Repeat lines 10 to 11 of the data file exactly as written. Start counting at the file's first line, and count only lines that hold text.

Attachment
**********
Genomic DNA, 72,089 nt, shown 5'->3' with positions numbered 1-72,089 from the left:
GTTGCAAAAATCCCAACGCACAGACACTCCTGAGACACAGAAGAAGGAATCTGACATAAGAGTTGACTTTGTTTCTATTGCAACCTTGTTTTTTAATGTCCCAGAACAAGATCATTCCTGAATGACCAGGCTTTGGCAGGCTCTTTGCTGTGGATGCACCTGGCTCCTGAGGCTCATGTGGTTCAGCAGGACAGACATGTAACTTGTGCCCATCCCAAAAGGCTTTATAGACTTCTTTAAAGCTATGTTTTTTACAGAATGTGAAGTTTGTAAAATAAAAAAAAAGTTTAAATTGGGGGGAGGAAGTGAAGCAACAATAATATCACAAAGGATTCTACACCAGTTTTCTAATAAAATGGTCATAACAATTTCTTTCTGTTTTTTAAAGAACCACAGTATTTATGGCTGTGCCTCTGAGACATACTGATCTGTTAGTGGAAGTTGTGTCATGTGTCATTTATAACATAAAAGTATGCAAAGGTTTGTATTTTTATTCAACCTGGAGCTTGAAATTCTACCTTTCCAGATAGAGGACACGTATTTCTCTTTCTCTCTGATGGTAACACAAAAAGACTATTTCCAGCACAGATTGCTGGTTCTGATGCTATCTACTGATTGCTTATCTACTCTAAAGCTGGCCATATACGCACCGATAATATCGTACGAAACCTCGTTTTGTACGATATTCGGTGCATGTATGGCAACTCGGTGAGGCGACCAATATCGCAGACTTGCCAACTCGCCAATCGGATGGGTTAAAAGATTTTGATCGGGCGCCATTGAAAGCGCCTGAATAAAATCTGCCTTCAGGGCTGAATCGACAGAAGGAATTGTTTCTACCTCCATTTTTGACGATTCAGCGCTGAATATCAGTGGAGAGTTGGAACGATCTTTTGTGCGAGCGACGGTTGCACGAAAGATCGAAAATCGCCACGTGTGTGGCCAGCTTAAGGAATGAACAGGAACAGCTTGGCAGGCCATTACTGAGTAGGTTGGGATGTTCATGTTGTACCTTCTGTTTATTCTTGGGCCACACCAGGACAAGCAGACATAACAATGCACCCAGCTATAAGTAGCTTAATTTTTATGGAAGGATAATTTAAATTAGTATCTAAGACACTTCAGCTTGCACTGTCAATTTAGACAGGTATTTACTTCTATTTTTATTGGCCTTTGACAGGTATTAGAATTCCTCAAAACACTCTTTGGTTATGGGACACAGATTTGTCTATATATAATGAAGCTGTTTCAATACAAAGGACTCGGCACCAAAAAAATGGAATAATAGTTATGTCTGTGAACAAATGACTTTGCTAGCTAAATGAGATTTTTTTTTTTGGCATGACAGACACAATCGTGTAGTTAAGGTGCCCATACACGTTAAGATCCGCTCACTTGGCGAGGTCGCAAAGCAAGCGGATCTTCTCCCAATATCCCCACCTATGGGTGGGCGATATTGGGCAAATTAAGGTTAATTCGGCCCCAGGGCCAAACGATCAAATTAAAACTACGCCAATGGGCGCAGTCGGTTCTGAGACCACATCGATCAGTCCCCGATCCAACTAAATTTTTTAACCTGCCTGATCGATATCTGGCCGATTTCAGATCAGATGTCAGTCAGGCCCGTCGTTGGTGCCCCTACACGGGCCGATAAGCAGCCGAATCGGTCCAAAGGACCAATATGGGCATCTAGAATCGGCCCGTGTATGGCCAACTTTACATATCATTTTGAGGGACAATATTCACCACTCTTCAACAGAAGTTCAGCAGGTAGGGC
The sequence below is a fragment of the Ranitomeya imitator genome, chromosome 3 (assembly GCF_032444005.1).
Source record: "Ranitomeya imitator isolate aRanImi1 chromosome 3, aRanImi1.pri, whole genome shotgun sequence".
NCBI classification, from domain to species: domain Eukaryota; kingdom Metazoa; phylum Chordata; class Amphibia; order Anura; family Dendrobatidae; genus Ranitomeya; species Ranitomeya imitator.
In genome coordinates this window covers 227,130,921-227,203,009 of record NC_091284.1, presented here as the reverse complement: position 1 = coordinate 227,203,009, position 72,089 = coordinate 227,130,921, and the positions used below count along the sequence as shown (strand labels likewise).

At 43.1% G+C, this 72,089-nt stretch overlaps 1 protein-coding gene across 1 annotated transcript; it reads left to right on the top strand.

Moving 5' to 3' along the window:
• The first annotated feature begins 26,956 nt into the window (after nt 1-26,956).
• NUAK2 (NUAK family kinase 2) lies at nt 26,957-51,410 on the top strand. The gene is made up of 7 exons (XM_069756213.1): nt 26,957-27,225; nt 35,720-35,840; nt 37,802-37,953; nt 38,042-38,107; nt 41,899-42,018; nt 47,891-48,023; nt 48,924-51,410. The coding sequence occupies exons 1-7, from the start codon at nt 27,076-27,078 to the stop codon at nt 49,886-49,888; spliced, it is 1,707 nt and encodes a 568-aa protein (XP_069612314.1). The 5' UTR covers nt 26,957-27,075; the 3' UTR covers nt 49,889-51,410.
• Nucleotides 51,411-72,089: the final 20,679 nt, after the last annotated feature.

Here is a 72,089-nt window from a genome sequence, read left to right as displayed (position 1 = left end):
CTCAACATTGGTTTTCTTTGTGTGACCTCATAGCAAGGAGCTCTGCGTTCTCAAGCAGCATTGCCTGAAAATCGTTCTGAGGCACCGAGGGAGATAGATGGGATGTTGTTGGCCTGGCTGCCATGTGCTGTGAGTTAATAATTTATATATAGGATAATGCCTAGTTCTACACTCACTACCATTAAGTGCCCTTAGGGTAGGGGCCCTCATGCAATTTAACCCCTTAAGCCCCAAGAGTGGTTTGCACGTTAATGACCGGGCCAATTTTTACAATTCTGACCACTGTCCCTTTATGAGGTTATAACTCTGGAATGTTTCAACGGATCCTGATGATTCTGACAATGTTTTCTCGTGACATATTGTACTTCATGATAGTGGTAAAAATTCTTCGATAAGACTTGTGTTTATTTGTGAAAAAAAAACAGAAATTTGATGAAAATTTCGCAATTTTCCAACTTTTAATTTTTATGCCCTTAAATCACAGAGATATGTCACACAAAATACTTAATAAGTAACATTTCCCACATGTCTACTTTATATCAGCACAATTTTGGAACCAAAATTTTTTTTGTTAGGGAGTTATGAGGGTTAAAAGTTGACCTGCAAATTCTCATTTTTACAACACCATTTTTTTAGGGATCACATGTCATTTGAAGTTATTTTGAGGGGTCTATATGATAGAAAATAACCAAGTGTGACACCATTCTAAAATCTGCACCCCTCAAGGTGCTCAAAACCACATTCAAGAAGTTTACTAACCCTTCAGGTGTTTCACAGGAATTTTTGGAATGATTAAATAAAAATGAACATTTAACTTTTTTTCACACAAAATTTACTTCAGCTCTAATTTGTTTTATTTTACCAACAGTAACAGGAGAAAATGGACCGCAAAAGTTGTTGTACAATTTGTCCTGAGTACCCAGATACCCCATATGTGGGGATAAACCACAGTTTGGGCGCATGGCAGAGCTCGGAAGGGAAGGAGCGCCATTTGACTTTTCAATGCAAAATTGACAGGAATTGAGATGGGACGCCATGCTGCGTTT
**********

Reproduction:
• NUAK2 (NUAK family kinase 2) lies at nt 26,957-51,410 on the top strand. The gene is made up of 7 exons (XM_069756213.1): nt 26,957-27,225; nt 35,720-35,840; nt 37,802-37,953; nt 38,042-38,107; nt 41,899-42,018; nt 47,891-48,023; nt 48,924-51,410. The coding sequence occupies exons 1-7, from the start codon at nt 27,076-27,078 to the stop codon at nt 49,886-49,888; spliced, it is 1,707 nt and encodes a 568-aa protein (XP_069612314.1). The 5' UTR covers nt 26,957-27,075; the 3' UTR covers nt 49,889-51,410.
• Nucleotides 51,411-72,089: the final 20,679 nt, after the last annotated feature.